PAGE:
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The Thrill of it All: The Story of Bryan Ferry & Roxy Music [Kindle Edition]

David Buckley
4.2 out of 5 stars  See all reviews (9 customer reviews)

Kindle Price: £4.74 includes VAT* & free wireless delivery via Amazon Whispernet
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Book Description

Roxy Music were the first, and best, of all art school-influenced bands. Led by Bryan Ferry, the hippest Geordie in town, they kicked against the denim-clad anonymity of the early ‘70s and turned the first half of the decade into a huge glam rock party. Aided and abetted by Brian Eno, Ferry dreamt up an extraordinary kaleidoscopic music that appealed to outsiders everywhere. He also fell passionately in love with model Jerry Hall – an affair that ended sadly, and publicly, when she left him for Mick Jagger. The mid-‘70s saw rows and band splits before Roxy reformed as a slick, sophisticated, lounge-disco concern before finally imploding, after a successful US tour, in 1983.

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Product details

  • Format: Kindle Edition
  • File Size: 813 KB
  • Print Length: 368 pages
  • Publisher: André Deutsch (1 Sept. 2004)
  • Sold by: Amazon Media EU S.à r.l.
  • Language: English
  • ASIN: B00BP781X0
  • Text-to-Speech: Enabled
  • X-Ray:
  • Word Wise: Enabled
  • Enhanced Typesetting: Not Enabled
  • Average Customer Review: 4.2 out of 5 stars  See all reviews (9 customer reviews)
  • Amazon Bestsellers Rank: #270,937 Paid in Kindle Store (See Top 100 Paid in Kindle Store)
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Customer Reviews

4.2 out of 5 stars
4.2 out of 5 stars
Most Helpful Customer Reviews
5 of 5 people found the following review helpful
3.0 out of 5 stars A bit of a poor relation... 19 Feb. 2010
Format:Hardcover|Verified Purchase
'The Thrill of It All' is the third Roxy Music biography that I've read, following on from Michael Bracewell's exemplary, erudite and absorbing 'Remake / Remodel' and Jonathan Rigby's different, but more comprehensive 'Both Ends Burning', and it's by far the last satisfying. It is certainly well-written, and amusing in parts, but it lacks thoroughness compared to the other two. Bracewell scored heavily in his painstaking research in assembling the early elements of the Roxy story, and 'Both Ends Burning' analysed each individual Roxy song in much detail, whilst 'The Thrill Of It All' is just frustrating as it adds nothing really to what's been said more clearly elsewhere. My advice is to those who want a very good overview, read Rigby's book, those who want the early back-story, read Bracewell, and if you just want something that tells the story, this will do.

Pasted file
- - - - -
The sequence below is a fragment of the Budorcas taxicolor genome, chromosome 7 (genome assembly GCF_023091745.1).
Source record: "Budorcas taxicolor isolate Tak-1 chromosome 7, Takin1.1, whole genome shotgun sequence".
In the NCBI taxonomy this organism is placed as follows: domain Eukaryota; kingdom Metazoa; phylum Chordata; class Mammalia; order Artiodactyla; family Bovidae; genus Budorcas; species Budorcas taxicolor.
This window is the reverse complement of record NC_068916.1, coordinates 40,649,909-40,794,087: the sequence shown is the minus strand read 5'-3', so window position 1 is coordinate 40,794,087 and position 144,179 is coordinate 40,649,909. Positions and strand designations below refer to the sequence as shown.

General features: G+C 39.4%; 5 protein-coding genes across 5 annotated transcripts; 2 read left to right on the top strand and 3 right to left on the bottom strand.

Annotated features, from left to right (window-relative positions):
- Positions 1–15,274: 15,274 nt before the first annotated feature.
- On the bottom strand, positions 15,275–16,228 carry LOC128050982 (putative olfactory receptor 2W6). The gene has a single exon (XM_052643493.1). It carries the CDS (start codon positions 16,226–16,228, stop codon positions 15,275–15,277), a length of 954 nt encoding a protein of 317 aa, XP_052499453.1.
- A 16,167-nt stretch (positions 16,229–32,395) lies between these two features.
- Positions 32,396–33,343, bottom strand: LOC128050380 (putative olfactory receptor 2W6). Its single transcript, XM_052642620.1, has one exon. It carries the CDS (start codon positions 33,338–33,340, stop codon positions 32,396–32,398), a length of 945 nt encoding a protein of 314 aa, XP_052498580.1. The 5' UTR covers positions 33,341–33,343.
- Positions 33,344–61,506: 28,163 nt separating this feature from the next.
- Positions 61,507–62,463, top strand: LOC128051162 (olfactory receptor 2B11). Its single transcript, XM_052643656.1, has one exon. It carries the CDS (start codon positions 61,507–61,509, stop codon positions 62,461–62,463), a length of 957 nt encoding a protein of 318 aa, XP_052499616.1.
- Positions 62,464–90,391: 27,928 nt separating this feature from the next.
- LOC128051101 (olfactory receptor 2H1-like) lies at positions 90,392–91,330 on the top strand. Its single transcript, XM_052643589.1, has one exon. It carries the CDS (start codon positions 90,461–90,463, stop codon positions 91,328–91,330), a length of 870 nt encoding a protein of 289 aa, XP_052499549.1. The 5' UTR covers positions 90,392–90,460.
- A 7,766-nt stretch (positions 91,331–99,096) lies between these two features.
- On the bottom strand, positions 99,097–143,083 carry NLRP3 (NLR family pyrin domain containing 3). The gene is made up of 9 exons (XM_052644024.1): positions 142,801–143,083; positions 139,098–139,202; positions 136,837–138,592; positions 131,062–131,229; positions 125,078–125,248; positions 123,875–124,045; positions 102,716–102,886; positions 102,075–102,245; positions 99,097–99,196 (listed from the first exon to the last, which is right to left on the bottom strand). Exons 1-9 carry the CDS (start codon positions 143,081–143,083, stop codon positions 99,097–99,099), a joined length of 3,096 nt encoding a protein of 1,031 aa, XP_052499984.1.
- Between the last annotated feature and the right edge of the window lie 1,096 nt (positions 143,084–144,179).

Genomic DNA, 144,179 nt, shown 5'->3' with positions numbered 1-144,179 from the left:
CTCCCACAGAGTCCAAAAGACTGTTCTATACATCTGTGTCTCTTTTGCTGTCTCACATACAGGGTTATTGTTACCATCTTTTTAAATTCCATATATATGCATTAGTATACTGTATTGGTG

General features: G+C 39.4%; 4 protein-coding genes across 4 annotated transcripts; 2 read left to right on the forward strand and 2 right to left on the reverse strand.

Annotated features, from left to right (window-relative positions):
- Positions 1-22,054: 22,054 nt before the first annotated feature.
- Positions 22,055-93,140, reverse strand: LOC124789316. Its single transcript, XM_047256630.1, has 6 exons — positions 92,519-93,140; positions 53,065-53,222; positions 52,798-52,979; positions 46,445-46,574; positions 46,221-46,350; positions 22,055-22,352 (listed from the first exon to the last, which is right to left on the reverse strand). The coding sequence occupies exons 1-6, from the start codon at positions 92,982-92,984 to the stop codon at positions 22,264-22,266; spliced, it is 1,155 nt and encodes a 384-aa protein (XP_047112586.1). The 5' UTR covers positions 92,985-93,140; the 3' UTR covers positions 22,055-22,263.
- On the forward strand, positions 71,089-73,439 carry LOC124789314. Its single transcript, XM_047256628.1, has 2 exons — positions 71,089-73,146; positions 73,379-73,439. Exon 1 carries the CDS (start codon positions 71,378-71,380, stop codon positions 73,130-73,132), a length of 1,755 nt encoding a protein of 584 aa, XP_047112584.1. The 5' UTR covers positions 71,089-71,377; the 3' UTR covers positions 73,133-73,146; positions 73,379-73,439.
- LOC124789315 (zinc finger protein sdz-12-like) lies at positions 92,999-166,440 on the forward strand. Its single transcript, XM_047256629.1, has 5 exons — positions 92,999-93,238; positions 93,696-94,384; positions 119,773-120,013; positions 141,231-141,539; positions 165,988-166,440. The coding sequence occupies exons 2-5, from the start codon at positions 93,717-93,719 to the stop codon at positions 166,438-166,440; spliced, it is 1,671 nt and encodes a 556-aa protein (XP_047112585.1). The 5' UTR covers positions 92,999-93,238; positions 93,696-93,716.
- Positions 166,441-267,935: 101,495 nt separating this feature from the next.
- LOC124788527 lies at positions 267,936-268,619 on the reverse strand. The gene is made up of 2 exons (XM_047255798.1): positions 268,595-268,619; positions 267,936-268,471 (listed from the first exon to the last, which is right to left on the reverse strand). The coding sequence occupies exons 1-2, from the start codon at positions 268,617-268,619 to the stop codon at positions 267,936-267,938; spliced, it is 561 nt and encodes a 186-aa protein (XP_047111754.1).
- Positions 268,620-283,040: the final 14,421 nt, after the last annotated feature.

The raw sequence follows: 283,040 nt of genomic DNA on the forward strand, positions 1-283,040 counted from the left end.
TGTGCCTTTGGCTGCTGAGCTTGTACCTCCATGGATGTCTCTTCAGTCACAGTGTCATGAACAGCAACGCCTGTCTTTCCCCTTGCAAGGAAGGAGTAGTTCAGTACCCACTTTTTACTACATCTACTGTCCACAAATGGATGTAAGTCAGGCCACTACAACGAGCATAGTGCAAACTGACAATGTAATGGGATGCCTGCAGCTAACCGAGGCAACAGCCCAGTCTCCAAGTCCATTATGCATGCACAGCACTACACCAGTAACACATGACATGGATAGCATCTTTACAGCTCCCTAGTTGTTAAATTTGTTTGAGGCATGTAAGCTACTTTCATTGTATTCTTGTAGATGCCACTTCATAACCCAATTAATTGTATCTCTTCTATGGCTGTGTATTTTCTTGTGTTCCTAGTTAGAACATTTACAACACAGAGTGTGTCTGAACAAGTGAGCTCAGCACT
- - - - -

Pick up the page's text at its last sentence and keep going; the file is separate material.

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11 of 12 people found the following review helpful
3.0 out of 5 stars Credit where credit's due 16 Jan. 2006
I was really looking forward to this after reading the 'cultural biography', Unknown Pleasures. That had been a bit of a trip down memory lane with pretentious knobs on. This looked more like a standard issue bio. As it was, the book covered the a-z of Roxy/Ferry, but as usual seemed to cast Ferry as a ponderous, indecisive lump and Eno as Captain Fantastic, saviour of the universe. I mean, come on, Ferry was the face, brains, words and music for 95% of Roxy - 100% on the first two albums. Eno, yes, was an interesting diversion and his 'sonic treatments' (squeaky noises to the layman) added an intangible which few others could match. However, it wouldn't all have fallen apart without him - it didn't - and while his work since has been cited as influential it hasn't exactly set the heather on fire commercially or in the public consciousness. It's rarely hummable and he's never been a crowd-pleaser. Try standing at the front at an Eno gig and shouting for the one from Arena. He's shoots you a look that could turn milk and carries on with the knitting needles and empty jam jars as if nothing's happened. Anyway, in this book a bit more credit for Ferry as one of the greatest British songwriters wouldn't have gone amiss.
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1 of 1 people found the following review helpful
Format:Kindle Edition|Verified Purchase
saw roxy music for your pleasure tour early seventies completely changed my perception of rock music and presentation .they were brave to hit the university circuit in the days when we sat crossed legged watching denim clad rockers.i was mesmerised by their performance and choice of instruments.this bookhas brought it all back to me.Even bowie one of my other heroes was a fan.They were virtualy unknown in nottingham soul city at the time and to me pure chance that i went.It says in the book the sound was bad in nottingham this was my only gripe with the book as the sound was crystal clear.I am now 58 years old and have seen this band on most tours and ferry solo.
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3.0 out of 5 stars not that thrilling 13 Jun. 2013
Format:Kindle Edition|Verified Purchase
OK Bryan Ferry was the king pin but not enough about the life story of the others. And most of Ferry's story was based on other peoples views of his life - not directly from him. Too much emphasis on his supposed "suave and sophistication".
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4.0 out of 5 stars Good read 26 Nov. 2013
Format:Kindle Edition|Verified Purchase
A very good and informative look at the enigmatic bryan ferry and the mighty roxy music.lots of insight and information into the mind of Mr ferry and his companions.well worth a read.recommended.
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